The Medusa Project: Hunted by Sophie McKenzie

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The Medusa Project: Hunted by Sophie McKenzie

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Category: Teens
Rating: 4.5/5
Reviewer: Linda Lawlor
Reviewed by Linda Lawlor
Summary: The focus in this series about a team of teenagers with psychic powers shifts to Dylan, the daughter of the scientist who created the Medusa gene. She finds herself struggling to cope with revelations about her father's death, and with a mysterious boy who knows more about her family than she does.
Buy? Yes Borrow? Yes
Pages: 272 Date: January 2011
Publisher: Simon & Schuster Children's Books
ISBN: 978-1847385284

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Many teens (and older people, too!) wish they had a super-power or two: life would surely be easier if you could read other people's minds or move objects without touching them. But if this fascinating series about a team of crime-fighting teenagers shows us one clear thing, it is that psychic powers can bring as many problems as solutions. Dylan, the central character in this particular volume, is an angry, bad-tempered girl whose bristly exterior echoes her gift of protection her from physical harm. She is not well-liked by the other three, and this becomes a real problem when she finds herself having to deal not only with terrible revelations about her father, but with the appearance in her life of a mysterious boy, Harry. Why does he know so much about her? And can she trust him? Lonely, vulnerable Dylan is in the ideal position to make poor judgements and get herself into serious trouble.

There are two main themes in this gripping series. Firstly, we see how the four teens learn to cope with and use their new powers, including finding ways to prevent the bad guys from using them for evil. Secondly, we look at how they relate to each other. This is a far more subtle and detailed aspect of the books. The team dynamics develop over the course of the series, and we are shown all the challenges of forming an effective crime-fighting force for four people who have very little in common apart from an accident of birth. Add to this the usual torrent of hormones which comes with adolescence, bringing strong feelings of jealousy, dislike and physical attraction, and you have a picture of four utterly real young people whose story seems credible despite the extraordinary lives they lead.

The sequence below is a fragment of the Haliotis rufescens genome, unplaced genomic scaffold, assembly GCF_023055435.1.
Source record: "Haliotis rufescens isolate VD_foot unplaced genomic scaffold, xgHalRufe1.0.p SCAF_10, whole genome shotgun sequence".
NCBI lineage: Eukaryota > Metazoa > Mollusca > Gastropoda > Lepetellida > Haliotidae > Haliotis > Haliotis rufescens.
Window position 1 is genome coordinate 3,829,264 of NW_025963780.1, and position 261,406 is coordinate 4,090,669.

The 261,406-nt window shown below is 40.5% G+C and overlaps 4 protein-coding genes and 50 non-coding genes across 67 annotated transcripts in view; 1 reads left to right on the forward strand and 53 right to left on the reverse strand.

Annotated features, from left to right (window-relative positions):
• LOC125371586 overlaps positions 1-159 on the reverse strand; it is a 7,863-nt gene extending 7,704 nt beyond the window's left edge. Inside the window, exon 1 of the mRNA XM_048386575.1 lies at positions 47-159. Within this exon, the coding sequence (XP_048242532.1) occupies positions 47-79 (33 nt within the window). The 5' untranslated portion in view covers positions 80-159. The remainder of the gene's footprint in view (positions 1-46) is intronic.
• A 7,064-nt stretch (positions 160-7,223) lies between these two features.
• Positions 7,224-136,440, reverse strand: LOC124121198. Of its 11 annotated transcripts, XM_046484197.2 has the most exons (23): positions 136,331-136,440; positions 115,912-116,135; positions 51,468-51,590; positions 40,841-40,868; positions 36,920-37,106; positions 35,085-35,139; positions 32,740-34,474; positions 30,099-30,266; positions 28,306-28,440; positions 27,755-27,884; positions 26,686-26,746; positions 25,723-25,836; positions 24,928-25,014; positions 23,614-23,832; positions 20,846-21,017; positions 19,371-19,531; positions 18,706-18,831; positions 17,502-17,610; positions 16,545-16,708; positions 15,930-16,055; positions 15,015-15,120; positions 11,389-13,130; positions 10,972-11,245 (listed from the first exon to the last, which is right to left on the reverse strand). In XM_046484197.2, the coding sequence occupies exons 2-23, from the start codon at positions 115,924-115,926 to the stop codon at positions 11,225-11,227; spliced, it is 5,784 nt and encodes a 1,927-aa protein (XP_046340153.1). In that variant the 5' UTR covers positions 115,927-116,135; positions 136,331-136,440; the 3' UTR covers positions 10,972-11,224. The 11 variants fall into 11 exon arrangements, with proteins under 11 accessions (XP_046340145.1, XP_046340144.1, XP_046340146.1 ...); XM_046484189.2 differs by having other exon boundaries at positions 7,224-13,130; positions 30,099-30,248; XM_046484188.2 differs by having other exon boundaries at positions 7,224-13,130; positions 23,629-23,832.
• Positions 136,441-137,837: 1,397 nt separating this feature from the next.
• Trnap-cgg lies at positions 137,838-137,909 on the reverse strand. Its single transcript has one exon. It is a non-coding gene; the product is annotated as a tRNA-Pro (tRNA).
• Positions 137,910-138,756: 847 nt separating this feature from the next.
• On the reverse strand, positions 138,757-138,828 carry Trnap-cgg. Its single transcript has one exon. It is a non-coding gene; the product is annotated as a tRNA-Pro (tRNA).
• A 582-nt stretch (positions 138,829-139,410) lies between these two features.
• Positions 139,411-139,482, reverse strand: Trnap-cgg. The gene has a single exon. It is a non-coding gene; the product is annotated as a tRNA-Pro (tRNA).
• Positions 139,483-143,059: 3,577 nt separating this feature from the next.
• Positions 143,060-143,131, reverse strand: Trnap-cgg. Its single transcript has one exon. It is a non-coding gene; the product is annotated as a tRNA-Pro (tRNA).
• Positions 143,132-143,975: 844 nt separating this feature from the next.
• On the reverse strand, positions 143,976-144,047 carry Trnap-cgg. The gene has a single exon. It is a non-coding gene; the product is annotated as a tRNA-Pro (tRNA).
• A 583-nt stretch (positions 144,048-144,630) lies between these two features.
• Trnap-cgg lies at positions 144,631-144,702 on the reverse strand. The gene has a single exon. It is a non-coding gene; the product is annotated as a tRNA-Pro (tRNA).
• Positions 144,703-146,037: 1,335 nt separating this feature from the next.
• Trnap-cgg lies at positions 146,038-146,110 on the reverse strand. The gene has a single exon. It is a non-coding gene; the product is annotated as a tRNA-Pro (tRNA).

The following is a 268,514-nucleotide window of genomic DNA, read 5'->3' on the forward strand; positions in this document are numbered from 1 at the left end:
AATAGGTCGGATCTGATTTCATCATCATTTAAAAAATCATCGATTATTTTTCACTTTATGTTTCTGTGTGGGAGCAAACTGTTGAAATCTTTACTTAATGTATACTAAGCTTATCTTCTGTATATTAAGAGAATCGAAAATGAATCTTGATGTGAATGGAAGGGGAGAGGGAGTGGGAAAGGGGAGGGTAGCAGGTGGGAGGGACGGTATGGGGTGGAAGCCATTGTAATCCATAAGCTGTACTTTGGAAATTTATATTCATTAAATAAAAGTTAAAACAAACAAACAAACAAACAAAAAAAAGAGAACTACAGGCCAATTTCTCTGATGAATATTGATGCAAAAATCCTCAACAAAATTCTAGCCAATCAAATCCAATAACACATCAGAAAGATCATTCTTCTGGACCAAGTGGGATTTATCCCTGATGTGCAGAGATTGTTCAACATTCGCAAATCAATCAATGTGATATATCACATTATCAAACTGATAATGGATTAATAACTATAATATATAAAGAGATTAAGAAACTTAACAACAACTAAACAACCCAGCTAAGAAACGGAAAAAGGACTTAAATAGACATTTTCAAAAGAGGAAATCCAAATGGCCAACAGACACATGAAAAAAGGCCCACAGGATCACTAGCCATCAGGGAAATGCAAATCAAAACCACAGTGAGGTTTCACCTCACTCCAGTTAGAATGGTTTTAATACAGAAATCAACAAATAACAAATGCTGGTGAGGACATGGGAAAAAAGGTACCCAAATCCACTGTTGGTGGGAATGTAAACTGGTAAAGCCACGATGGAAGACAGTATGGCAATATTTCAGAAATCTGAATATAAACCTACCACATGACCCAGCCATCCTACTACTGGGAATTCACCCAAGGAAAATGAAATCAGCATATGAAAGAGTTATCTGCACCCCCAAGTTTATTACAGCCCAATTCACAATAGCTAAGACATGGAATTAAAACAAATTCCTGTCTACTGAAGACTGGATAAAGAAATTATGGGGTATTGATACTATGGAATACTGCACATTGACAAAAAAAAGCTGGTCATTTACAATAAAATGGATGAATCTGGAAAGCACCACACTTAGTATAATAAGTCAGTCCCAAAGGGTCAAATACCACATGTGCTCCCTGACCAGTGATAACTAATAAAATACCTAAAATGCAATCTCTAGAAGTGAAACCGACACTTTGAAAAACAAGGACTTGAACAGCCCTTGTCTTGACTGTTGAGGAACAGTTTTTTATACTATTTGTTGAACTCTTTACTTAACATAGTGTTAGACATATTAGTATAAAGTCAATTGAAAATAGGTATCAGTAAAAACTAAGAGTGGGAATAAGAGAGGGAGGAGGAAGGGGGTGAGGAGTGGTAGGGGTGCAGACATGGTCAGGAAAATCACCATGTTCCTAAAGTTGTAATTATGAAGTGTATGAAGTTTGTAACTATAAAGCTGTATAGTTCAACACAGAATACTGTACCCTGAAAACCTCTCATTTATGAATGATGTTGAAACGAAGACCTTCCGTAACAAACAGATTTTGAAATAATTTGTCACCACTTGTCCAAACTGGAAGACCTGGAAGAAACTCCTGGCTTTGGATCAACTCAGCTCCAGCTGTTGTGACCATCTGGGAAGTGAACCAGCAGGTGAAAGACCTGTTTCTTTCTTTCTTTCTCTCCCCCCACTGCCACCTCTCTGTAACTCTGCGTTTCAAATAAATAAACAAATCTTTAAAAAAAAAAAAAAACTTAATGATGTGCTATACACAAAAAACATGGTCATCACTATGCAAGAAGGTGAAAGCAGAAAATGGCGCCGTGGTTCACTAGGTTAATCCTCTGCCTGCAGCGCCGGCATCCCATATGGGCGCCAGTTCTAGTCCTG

We are left in no doubt in this series that the risks Dylan, Ketty, Nico and Ed run are serious: for example, there are several mentions in this book about an important character from the previous book (The Rescue) who was murdered despite the best efforts of the team. And danger comes thick and fast here too: their enemies are violent and ruthless, ready to kill anyone who gets in their way. Dylan and co decided, earlier in the series, that although they would continue to have a government 'handler', Geri Paterson, they would choose their own missions in future, because they felt they were being exploited and manipulated. In Hunted we see the team use their extraordinary skills to find information which proves that the death of a boy in a children's care home, which was ruled an 'accident with a knife' was actually murder. The team are learning to trust each other, and to combine their talents to good effect. But when Dylan comes across information about her family, she is unable to trust the others enough to ask for help. Her harsh words and criticisms, particularly of Ketty, have antagonised them, and her assertion that she 'owns' the team because of her father has not helped. This isolation and frustration leads her to take risks when she meets Harry, and allows her feelings for him to cloud her judgement.

The reader may feel a little concerned at the beginning of this story about having to spend a whole book seeing events from the point of view of the unpleasant and ill-tempered Dylan. Fortunately the story also shows the determination of the others to help her, despite her resistance, and Dylan herself moves slowly towards a middle ground of trust and restraint. By the end of the book she has even taken on board their criticism that her super-power is selfish in nature, and is beginning develop it to help the other three. This is a thrilling helter-skelter of a story, full of dangers and crises and near-misses for our heroes, in the best traditions of the genre, but the thoughtful reader will also see, below the surface, questions about morality, power and control which will remain with them long after they have finished reading.

Many thanks to Simon and Schuster for sending us this stimulating book.

Further reading suggestion: Fans of this book will want to read the others in the Medusa series: The Set Up, Hostage and The Rescue. Sophie McKenzie has also written two exciting stories about the effects of genetic manipulation, Blood Ties and Blood Ransom.

Sophie McKenzie's The Medusa Project Books in Chronological Order

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